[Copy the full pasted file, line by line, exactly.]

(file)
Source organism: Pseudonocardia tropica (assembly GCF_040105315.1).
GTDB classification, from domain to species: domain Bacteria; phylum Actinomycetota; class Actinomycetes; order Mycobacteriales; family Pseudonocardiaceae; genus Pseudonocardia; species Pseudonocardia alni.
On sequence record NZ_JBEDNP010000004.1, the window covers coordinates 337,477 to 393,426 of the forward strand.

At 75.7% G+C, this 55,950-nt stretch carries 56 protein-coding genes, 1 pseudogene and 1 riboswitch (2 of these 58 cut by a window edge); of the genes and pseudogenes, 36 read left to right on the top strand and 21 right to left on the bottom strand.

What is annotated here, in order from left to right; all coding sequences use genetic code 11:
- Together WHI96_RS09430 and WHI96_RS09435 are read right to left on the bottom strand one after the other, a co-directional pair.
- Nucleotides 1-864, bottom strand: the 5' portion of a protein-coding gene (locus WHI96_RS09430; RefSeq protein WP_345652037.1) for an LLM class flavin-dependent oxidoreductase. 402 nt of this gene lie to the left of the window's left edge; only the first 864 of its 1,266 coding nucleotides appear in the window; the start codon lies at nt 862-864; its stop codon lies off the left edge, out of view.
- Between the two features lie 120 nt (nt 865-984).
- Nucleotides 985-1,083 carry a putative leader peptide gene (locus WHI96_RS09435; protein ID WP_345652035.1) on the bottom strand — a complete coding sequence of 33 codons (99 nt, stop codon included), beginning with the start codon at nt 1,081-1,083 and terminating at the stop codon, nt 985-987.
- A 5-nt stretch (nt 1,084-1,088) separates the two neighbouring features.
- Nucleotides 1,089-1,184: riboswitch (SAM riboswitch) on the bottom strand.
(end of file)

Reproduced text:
Source organism: Pseudonocardia tropica (assembly GCF_040105315.1).
GTDB classification, from domain to species: domain Bacteria; phylum Actinomycetota; class Actinomycetes; order Mycobacteriales; family Pseudonocardiaceae; genus Pseudonocardia; species Pseudonocardia alni.
On sequence record NZ_JBEDNP010000004.1, the window covers coordinates 337,477 to 393,426 of the forward strand.

At 75.7% G+C, this 55,950-nt stretch carries 56 protein-coding genes, 1 pseudogene and 1 riboswitch (2 of these 58 cut by a window edge); of the genes and pseudogenes, 36 read left to right on the top strand and 21 right to left on the bottom strand.

What is annotated here, in order from left to right; all coding sequences use genetic code 11:
- Together WHI96_RS09430 and WHI96_RS09435 are read right to left on the bottom strand one after the other, a co-directional pair.
- Nucleotides 1-864, bottom strand: the 5' portion of a protein-coding gene (locus WHI96_RS09430; RefSeq protein WP_345652037.1) for an LLM class flavin-dependent oxidoreductase. 402 nt of this gene lie to the left of the window's left edge; only the first 864 of its 1,266 coding nucleotides appear in the window; the start codon lies at nt 862-864; its stop codon lies off the left edge, out of view.
- Between the two features lie 120 nt (nt 865-984).
- Nucleotides 985-1,083 carry a putative leader peptide gene (locus WHI96_RS09435; protein ID WP_345652035.1) on the bottom strand — a complete coding sequence of 33 codons (99 nt, stop codon included), beginning with the start codon at nt 1,081-1,083 and terminating at the stop codon, nt 985-987.
- A 5-nt stretch (nt 1,084-1,088) separates the two neighbouring features.
- Nucleotides 1,089-1,184: riboswitch (SAM riboswitch) on the bottom strand.